Who, or what, inspired you to become a chef?

Gael Ladiere, who is now the director of food and beverage at the Avani Group. I worked with him back in 2003 when he was the executive chef at one of the hotels in Siem Reap. It was he who kept pushing me from commis to demi chef to chef de partie. 

We talk the revival of Khmer cuisine with executive chef Chanrith Van

What have been some of the highlights of your career so far? 

Back In 2016, I was executive chef for the first Marriott International hotel opening in Cambodia, Courtyard by Marriott Siem Reap Resort.

In addition to Cambodian food, you specialise in French fine dining and Italian food. Do your Cambodian dishes feature any European elements? 

My background is more on European food but my roots and passion is Khmer food. I initally went for European cuisine, not Khmer cuisine, as Siem Reap is a tourist town and no matter how proficiently you cook Khmer food, all the hotels and restaurants – especially the branded international hotels – require their chefs to cook Western food too. Now, I want to stay true to my culture and keep the authenticity of Khmer taste – there’s no fusion cooking. The concept is that all the dishes on our menu keep the original taste, so our diners can experience how we locals eat at home. The difference is in plating and food presentation.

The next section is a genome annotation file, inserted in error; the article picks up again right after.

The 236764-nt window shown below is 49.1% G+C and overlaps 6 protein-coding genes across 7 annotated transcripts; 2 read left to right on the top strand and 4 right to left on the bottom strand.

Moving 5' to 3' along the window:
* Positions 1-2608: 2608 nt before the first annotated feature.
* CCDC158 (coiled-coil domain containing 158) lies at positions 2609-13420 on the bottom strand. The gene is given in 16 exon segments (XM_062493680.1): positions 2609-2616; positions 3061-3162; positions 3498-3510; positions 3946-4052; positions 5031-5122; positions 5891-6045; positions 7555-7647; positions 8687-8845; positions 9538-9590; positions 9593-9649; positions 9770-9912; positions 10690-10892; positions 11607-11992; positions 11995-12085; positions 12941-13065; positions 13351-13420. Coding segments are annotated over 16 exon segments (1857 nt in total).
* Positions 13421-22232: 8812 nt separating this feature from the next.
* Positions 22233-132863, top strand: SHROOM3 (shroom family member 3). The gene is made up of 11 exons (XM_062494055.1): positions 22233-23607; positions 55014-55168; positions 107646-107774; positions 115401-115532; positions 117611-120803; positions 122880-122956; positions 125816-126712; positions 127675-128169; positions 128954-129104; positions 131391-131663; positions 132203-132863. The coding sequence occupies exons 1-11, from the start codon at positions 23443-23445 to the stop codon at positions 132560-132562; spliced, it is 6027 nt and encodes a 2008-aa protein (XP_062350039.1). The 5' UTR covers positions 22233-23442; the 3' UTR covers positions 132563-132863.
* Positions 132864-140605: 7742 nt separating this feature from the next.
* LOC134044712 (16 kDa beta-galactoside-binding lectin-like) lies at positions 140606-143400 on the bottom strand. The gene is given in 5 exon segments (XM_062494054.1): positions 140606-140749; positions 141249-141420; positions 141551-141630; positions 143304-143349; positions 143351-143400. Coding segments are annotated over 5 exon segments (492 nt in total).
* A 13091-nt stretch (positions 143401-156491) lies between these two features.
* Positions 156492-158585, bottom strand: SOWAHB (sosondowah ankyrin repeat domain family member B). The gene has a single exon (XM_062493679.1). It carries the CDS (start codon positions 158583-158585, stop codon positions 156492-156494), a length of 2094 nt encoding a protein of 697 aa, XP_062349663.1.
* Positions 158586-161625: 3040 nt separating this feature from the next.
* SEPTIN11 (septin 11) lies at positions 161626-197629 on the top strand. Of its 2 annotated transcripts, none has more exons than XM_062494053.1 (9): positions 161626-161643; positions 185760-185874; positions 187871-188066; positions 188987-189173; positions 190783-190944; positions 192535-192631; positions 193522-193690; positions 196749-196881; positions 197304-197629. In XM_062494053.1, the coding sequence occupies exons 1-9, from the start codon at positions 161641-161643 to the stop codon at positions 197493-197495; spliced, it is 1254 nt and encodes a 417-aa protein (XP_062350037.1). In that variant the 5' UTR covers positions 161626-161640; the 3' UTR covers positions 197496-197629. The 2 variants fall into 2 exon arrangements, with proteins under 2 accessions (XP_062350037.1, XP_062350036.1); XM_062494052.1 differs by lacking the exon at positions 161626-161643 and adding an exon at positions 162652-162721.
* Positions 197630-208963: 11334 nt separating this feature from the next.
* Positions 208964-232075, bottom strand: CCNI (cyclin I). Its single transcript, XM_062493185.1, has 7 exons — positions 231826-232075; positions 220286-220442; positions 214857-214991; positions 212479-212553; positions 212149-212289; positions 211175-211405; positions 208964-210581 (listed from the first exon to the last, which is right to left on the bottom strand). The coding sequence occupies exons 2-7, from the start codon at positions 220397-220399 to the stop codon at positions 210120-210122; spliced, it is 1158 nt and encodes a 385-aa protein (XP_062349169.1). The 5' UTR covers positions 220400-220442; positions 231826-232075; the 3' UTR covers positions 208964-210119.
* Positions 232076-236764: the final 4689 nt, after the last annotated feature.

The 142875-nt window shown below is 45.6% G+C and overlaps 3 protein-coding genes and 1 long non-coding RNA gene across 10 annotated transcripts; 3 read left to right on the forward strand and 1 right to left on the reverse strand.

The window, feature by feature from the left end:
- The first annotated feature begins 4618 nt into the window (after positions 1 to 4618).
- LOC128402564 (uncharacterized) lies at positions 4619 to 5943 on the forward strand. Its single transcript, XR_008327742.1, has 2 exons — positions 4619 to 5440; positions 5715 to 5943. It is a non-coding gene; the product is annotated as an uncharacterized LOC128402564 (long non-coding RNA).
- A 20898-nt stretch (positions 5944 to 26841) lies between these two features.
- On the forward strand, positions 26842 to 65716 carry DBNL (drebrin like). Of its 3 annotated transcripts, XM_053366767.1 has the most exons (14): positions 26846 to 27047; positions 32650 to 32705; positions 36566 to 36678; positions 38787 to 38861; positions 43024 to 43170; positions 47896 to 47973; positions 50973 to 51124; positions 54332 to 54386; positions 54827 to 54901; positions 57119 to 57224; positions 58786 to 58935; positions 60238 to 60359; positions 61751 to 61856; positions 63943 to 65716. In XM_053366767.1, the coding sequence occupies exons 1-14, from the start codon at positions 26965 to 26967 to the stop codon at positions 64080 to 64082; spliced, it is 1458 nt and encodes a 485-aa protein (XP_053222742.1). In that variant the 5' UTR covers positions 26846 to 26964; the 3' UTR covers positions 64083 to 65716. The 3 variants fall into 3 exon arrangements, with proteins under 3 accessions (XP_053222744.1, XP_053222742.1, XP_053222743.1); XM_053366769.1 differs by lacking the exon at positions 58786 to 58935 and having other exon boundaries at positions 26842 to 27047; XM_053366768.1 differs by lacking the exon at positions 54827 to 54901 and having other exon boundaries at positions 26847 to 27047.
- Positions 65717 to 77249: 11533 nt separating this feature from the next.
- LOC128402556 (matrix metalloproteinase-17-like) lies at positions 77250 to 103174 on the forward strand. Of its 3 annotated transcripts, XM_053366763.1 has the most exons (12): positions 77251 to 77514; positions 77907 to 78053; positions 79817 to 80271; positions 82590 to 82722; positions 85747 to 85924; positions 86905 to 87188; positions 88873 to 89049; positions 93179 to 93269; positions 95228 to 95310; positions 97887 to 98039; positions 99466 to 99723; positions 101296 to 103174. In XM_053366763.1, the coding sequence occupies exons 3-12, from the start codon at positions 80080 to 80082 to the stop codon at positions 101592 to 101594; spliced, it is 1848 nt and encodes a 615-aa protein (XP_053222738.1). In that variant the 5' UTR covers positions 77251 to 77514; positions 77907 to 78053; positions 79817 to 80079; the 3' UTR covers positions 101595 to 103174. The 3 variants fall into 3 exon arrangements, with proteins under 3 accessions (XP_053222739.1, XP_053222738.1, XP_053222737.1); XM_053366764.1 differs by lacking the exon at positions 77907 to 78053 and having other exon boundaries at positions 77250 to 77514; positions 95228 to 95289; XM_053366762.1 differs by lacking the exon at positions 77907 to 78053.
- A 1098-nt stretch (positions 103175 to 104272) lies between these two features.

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You hope to put Cambodian food on the map. What’s your game plan?

It’s our aim to let the world know about Khmer cuisine. We are now ranked as the #2 in TripAdvisor out of 883 restaurants in the city. When we relaunched in 2022, we were ranked at #70. Our goal is to rank within the top 10 restaurants in Southeast Asia and we’d love to be recognised on an international level by Asia’s 50 Best Restaurants or the Michelin Guide. But more importantly, it’s about getting Cambodian cuisine known globally, as it deserves to be.

We talk the revival of Khmer cuisine with executive chef Chanrith Van

You’ve worked in Dubai, Singapore, Malaysia, Thailand and Vietnam. Was it always your intention to return to Cambodia?

Each country has its own culture and cuisine, and this benefitted me as I could learn new techniques from other chefs and apply them to my own style. I always intended to return to my hometown, and the time came when I had gained enough knowledge and felt confident enough to craft a unique menu. I have an amazing team and a GM who trusts me and keeps me away from paperwork so I can concentrate on cooking and teaching my team. 

What’s next for Kroya?

We were recently invited to appear at a pop-up kitchen at the British Club in Bangkok for the King Charles III Coronation event as the only Cambodian outlet and are appearing at The Siam Bangkok hotel for two nights introducing our Cambodian fare on the 29 & 30 September.